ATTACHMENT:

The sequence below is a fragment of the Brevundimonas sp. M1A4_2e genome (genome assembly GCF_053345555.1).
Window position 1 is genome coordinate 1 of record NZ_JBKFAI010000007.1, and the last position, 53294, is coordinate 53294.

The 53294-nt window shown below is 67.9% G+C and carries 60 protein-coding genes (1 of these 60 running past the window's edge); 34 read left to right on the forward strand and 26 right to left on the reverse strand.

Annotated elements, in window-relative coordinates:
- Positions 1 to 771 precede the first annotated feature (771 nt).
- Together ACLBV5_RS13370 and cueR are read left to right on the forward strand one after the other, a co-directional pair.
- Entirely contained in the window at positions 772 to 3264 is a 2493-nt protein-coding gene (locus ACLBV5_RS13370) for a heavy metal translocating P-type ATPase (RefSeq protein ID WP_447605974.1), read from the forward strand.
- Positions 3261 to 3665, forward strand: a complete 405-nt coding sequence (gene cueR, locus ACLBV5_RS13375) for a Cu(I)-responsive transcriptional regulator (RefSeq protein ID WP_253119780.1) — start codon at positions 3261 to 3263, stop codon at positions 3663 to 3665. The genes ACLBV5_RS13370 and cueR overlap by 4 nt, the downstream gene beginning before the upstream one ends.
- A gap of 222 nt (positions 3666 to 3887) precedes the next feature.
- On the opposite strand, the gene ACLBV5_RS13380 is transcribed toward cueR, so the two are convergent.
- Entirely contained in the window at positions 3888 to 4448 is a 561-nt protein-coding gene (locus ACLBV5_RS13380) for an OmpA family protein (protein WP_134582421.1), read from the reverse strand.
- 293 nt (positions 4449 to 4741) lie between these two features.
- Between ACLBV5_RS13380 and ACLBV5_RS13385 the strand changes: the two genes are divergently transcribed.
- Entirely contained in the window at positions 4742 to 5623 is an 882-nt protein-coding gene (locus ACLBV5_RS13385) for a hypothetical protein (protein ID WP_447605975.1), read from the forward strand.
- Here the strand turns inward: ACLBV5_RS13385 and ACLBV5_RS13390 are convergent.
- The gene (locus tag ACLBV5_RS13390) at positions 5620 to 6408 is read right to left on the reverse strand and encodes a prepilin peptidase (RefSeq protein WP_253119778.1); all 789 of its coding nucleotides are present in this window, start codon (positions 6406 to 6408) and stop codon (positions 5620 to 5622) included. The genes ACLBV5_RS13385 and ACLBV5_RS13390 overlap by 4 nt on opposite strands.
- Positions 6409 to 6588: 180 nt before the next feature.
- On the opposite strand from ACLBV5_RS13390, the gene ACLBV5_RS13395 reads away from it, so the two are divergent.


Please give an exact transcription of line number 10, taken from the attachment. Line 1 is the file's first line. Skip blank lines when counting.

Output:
- On the opposite strand, the gene ACLBV5_RS13380 is transcribed toward cueR, so the two are convergent.